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Modal Energy Analysis of Nearly Rectangular Rooms at Low Frequencies

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This paper describes a method where the normal modes of a rectangular room are analysed as independent resonant systems with internal losses derived from the absorption properties of the room surfaces. Thus the resonance frequency, the bandwidth, and the decay rate of each normal mode can be calculated. A new method using a representative wave has been applied to calculate the decay rate of a normal mode. By adding the frequency responses of all normal modes up to a sufficiently high order the global frequency response below 200 Hz is found. The decay curve within a frequency band can be calculated by adding together the individual decay curves of the relevant modes. Typically the axial modes have longer reverberation times than tangential and oblique modes, and thus the total decay curve will not be a perfectly straight line. The effect of angled walls or scattering treatment of surfaces is modelled in terms of modal energy analysis, the most important result being that sound energy is transferred from the powerful axial modes to other modes with less energy, and thus leading to a shorter reverberation time. A new theoretical model for energy losses of axial modes due the scattering or angled walls is presented. The presented model using modal energy analysis is suggested as a tool for the analysis and design of small music practice rooms and recording studios.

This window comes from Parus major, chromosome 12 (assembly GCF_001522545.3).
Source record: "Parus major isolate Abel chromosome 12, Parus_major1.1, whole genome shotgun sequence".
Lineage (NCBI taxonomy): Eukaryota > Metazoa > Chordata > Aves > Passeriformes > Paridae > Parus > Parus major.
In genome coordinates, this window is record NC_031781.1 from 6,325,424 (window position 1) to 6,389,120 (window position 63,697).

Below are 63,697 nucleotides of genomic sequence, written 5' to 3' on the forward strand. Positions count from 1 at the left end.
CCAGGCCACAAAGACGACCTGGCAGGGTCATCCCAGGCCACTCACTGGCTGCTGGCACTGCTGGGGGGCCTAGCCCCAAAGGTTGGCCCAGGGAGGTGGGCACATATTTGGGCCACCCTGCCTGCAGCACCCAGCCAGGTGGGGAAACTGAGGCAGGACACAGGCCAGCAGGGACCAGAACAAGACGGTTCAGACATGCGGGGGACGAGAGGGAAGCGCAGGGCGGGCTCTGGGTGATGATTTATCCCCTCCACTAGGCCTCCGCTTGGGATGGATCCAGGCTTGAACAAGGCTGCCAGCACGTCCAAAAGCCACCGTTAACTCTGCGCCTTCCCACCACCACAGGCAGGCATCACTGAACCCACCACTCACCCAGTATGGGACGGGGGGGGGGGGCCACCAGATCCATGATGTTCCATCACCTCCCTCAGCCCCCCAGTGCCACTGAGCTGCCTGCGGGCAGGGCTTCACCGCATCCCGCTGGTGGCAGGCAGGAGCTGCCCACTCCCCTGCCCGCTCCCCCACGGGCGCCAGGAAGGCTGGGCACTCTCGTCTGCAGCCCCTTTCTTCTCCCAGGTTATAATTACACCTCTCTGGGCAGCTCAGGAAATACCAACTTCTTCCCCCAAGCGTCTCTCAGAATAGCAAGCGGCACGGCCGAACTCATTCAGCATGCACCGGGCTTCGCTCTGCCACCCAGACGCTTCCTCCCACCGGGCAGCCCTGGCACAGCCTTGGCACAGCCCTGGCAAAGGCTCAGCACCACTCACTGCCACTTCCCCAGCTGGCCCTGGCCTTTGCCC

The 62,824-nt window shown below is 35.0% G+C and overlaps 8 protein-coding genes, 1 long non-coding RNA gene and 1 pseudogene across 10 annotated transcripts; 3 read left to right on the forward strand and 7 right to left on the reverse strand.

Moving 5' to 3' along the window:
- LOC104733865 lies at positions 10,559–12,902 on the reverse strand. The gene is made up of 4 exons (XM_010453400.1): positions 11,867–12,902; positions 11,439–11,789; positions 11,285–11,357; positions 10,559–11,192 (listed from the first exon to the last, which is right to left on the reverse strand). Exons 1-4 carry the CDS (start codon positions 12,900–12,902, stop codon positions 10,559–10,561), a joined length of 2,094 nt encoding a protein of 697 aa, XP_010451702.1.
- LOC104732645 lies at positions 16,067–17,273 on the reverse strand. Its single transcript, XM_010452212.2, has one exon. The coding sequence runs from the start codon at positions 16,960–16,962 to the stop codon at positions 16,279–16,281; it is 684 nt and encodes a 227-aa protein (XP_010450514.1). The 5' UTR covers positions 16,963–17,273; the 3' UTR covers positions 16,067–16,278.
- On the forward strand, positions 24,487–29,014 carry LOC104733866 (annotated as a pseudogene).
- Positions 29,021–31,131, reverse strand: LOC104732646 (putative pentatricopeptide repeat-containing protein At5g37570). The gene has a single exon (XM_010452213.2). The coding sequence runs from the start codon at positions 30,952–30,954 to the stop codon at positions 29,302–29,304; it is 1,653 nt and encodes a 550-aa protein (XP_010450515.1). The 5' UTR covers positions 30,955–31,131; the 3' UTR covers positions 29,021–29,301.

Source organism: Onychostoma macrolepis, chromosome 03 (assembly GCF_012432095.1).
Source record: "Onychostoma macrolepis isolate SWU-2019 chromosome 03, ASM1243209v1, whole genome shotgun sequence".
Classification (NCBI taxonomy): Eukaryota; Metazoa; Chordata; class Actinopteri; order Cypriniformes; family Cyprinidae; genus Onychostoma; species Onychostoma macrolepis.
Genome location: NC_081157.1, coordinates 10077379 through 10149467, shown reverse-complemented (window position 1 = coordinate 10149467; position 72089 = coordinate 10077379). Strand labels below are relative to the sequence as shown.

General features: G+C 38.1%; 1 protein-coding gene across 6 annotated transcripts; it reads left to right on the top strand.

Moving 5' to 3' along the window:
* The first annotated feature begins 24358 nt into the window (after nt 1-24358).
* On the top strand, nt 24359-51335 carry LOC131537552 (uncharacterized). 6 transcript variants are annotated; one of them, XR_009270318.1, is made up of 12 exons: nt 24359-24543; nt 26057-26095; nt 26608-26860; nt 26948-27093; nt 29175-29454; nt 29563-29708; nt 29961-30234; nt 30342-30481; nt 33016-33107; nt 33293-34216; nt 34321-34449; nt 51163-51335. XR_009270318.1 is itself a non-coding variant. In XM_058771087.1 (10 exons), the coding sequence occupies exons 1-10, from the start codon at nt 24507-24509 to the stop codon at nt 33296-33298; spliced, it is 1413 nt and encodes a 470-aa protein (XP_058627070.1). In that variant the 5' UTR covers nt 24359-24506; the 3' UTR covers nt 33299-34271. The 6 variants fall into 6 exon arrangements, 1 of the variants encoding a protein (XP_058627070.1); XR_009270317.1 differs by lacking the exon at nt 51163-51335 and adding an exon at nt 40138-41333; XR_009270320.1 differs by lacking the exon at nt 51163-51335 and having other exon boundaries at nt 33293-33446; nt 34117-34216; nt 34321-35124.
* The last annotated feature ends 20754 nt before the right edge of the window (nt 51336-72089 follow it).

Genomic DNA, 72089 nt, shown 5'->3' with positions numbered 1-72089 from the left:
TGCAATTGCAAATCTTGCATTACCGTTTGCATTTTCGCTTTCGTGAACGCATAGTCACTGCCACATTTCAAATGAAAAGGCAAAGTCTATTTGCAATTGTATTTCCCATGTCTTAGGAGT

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Document Type: Research Article

Publication date: November 1, 2015

More about this publication?
  • Acta Acustica united with Acustica, published together with the European Acoustics Association (EAA), is an international, peer-reviewed journal on acoustics. It publishes original articles on all subjects in the field of acoustics, such as general linear acoustics, nonlinear acoustics, macrosonics, flow acoustics, atmospheric sound, underwater sound, ultrasonics, physical acoustics, structural acoustics, noise control, active control, environmental noise, building acoustics, room acoustics, acoustic materials, acoustic signal processing, computational and numerical acoustics, hearing, audiology and psychoacoustics, speech, musical acoustics, electroacoustics, auditory quality of systems. It reports on original scientific research in acoustics and on engineering applications. The journal considers scientific papers, technical and applied papers, book reviews, short communications, doctoral thesis abstracts, etc. In irregular intervals also special issues and review articles are published.
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